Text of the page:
UN urges calm in Ivory Coast over poll run-off results
The UN mission in Ivory Coast has urged election rivals to keep their promises and not resort to violence as tensions rise over the run-off outcome.
The army sealed the borders after the electoral commission head said incumbent Laurent Gbagbo was beaten by the opposition's Alassane Ouattara.
The Constitutional Council has declared the announcement invalid and has a week to publish full results.
The poll is intended to reunify the nation after a civil war in 2002.
Former New Forces rebels still control the north of the world's largest cocoa producer.
Supporters of President Gbagbo say there was fraud during Sunday's vote in the north, where Mr Ouattara is popular.
UN spokesman Hamadoun Toure told the BBC the authorities must be allowed time to sort out the confusion.
"Our job is to remind them of their promises and commitments and especially not to use violence," he said.
The UN had received reports of violence in parts of the west and north on election day, but that overall the voting seemed to be peaceful, Mr Toure said.
"They have to abide by electoral law, they have to keep their promise during the campaigning that they won't use violence to settle disputes and they also said they'd abide by the results."
There were dramatic scenes on Thursday, when the head of the electoral commission announced the results after failing to get consensus from all members of the body.
Earlier in the week, the president's representative at the electoral commission publicly tore up the first batch of results amid calls for votes from the north to be annulled.
But speaking under armed guard at a hotel, rather than from the commission's headquarters, Youssouf Bakayoko said Mr Ouattara had won 54% of the vote, compared with 46% for Mr Gbagbo.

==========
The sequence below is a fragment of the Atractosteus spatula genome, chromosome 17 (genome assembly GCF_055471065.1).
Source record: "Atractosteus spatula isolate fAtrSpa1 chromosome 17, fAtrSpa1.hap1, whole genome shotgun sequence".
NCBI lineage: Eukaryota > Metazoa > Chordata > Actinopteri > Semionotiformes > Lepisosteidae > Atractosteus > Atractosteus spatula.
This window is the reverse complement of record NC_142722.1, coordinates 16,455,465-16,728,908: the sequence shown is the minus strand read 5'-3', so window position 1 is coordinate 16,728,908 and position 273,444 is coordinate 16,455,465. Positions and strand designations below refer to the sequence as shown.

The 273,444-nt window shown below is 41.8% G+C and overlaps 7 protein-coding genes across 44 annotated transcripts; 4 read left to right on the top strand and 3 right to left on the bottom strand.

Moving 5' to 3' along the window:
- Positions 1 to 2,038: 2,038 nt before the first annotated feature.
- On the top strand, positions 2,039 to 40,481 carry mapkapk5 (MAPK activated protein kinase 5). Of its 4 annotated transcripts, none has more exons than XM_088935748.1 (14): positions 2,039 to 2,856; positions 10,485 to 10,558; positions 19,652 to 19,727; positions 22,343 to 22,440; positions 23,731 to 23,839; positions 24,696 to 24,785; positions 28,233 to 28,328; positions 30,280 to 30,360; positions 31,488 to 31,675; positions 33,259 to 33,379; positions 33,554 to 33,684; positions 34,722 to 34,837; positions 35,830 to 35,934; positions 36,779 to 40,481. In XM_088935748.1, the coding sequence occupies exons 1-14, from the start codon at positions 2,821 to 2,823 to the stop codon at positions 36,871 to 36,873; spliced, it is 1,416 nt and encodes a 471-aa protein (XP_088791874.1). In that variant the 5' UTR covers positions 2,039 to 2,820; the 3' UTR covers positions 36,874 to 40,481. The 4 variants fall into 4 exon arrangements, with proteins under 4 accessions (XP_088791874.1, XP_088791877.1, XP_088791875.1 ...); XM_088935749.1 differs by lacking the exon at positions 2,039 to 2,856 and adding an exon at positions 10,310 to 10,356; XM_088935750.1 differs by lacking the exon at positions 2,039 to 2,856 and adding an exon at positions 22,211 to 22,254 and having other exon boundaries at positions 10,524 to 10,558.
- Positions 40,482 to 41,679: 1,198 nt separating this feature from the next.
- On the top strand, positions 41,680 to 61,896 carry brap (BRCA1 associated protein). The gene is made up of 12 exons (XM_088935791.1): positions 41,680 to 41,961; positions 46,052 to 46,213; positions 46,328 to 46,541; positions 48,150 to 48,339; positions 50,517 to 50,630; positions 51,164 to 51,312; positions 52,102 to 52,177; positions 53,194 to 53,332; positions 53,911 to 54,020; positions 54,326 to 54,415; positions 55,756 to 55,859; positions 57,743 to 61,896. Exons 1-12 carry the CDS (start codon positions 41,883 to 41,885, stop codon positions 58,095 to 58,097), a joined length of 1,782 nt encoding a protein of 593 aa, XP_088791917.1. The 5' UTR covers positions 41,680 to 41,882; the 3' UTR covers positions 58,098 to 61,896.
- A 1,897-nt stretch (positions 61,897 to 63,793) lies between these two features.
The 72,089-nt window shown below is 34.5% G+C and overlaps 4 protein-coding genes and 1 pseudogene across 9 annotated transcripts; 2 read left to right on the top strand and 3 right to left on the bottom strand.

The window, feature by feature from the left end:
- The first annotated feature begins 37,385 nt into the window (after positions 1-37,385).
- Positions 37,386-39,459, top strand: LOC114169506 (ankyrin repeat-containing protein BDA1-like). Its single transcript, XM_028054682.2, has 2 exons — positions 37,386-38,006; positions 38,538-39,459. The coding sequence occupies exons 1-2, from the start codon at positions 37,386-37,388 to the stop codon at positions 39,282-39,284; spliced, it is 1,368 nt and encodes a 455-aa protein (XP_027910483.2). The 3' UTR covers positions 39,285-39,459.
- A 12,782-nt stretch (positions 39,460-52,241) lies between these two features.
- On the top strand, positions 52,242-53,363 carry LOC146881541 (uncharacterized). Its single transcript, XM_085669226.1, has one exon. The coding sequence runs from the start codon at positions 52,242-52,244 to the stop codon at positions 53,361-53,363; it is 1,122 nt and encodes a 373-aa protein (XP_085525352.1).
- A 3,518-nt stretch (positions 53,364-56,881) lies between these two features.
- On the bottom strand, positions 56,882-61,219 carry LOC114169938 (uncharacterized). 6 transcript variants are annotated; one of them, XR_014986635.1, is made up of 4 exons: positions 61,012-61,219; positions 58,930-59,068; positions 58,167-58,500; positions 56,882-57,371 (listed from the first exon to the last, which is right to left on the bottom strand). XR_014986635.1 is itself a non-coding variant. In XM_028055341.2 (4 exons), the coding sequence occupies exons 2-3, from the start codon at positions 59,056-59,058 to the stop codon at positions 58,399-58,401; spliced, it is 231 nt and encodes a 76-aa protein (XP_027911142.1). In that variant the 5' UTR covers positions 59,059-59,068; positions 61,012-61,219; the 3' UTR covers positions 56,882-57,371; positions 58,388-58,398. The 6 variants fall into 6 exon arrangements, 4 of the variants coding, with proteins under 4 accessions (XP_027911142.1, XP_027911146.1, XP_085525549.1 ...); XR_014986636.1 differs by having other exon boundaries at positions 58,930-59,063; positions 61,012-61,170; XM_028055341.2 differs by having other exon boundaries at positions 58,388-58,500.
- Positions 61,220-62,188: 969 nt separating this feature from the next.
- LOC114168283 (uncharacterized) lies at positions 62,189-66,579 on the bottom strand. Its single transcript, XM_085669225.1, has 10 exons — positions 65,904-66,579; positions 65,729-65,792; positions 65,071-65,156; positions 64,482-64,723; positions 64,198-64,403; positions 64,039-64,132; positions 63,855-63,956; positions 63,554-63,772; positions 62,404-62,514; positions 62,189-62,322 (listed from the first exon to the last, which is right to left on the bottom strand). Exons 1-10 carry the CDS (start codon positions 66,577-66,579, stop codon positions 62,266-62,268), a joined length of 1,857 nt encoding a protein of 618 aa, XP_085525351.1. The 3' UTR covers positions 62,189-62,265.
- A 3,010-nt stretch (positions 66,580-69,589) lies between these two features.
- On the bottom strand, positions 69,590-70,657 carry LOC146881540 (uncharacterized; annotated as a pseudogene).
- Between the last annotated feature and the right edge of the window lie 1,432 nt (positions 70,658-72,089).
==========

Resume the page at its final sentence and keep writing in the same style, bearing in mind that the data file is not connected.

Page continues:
Not long afterwards, the head of the Constitutional Council went on national television and said that, as the announcement had come after Wednesday's legal deadline, the results were "null and void".
"The Constitutional Council - responsible for sorting out disputes in presidential elections - finds itself in charge, to find a solution to the disagreements, and proclaim the definitive presidential election results," said Paul Yao N'Dre, who is a close ally of Mr Gbagbo.
The BBC's John James, in the main city of Abidjan, says an election result cannot become legally binding until the Constitutional Council approves it.
Foreign news suspended
Most people in Abidjan have again stayed at home on Friday as the uncertainty continues, our correspondent says.
On Thursday evening on the streets of the Abidjan, supporters of Mr Ouattara expressed their frustration because of the lack of information about the results over the past few days, he says.
Shortly after the military announced the closure of the country's border on Thursday night, it said all foreign news channels would be immediately suspended.
Diplomatic pressure is mounting for both sides to solve their difficulties peacefully.
UN Security Council members "reiterated their readiness to take the appropriate measures against those who obstruct the electoral process", the US ambassador to the UN, Susan Rice, said after a closed-door meeting.
The US said that "no party should be allowed to obstruct further the electoral process", while French President Nicolas Sarkozy urged the Constitutional Council to "respect the will clearly expressed by the Ivorian people".
His foreign minister said earlier this week that French forces would be able to intervene in the former colony if French nationals or interests were affected by unrest.
The International Criminal Court said it would be monitoring acts of violence.
Both the army and UN peacekeepers have been patrolling Abidjan's streets since Sunday to prevent an outbreak of violence.
At least four people were killed in election-related clashes in Abidjan this week.